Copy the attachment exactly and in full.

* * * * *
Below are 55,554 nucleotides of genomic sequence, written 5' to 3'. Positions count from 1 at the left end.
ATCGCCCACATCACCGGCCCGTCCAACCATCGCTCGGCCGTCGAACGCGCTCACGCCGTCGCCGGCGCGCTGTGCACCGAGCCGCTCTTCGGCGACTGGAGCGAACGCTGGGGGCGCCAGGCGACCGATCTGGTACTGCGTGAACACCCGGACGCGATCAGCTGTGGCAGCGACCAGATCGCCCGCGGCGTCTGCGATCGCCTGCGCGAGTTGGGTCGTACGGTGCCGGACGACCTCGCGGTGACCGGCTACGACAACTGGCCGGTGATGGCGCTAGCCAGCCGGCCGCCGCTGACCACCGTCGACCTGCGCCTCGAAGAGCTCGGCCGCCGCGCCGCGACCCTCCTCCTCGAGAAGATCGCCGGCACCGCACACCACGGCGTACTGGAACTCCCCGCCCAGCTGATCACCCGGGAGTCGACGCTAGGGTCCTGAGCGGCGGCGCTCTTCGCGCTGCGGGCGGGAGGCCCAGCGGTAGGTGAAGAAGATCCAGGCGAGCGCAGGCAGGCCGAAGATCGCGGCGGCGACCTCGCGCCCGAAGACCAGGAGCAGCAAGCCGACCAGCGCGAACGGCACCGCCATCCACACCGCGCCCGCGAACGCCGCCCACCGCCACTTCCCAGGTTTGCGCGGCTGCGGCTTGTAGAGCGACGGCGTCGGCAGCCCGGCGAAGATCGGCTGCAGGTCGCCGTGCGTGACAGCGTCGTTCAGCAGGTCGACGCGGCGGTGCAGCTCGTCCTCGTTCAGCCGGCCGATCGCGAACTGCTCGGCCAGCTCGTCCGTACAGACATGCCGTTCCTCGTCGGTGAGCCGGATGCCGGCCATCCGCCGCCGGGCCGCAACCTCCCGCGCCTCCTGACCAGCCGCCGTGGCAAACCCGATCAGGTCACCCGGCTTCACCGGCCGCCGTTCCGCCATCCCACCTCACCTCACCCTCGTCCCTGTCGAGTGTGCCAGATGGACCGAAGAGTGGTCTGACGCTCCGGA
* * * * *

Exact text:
Below are 55,554 nucleotides of genomic sequence, written 5' to 3'. Positions count from 1 at the left end.
ATCGCCCACATCACCGGCCCGTCCAACCATCGCTCGGCCGTCGAACGCGCTCACGCCGTCGCCGGCGCGCTGTGCACCGAGCCGCTCTTCGGCGACTGGAGCGAACGCTGGGGGCGCCAGGCGACCGATCTGGTACTGCGTGAACACCCGGACGCGATCAGCTGTGGCAGCGACCAGATCGCCCGCGGCGTCTGCGATCGCCTGCGCGAGTTGGGTCGTACGGTGCCGGACGACCTCGCGGTGACCGGCTACGACAACTGGCCGGTGATGGCGCTAGCCAGCCGGCCGCCGCTGACCACCGTCGACCTGCGCCTCGAAGAGCTCGGCCGCCGCGCCGCGACCCTCCTCCTCGAGAAGATCGCCGGCACCGCACACCACGGCGTACTGGAACTCCCCGCCCAGCTGATCACCCGGGAGTCGACGCTAGGGTCCTGAGCGGCGGCGCTCTTCGCGCTGCGGGCGGGAGGCCCAGCGGTAGGTGAAGAAGATCCAGGCGAGCGCAGGCAGGCCGAAGATCGCGGCGGCGACCTCGCGCCCGAAGACCAGGAGCAGCAAGCCGACCAGCGCGAACGGCACCGCCATCCACACCGCGCCCGCGAACGCCGCCCACCGCCACTTCCCAGGTTTGCGCGGCTGCGGCTTGTAGAGCGACGGCGTCGGCAGCCCGGCGAAGATCGGCTGCAGGTCGCCGTGCGTGACAGCGTCGTTCAGCAGGTCGACGCGGCGGTGCAGCTCGTCCTCGTTCAGCCGGCCGATCGCGAACTGCTCGGCCAGCTCGTCCGTACAGACATGCCGTTCCTCGTCGGTGAGCCGGATGCCGGCCATCCGCCGCCGGGCCGCAACCTCCCGCGCCTCCTGACCAGCCGCCGTGGCAAACCCGATCAGGTCACCCGGCTTCACCGGCCGCCGTTCCGCCATCCCACCTCACCTCACCCTCGTCCCTGTCGAGTGTGCCAGATGGACCGAAGAGTGGTCTGACGCTCCGGA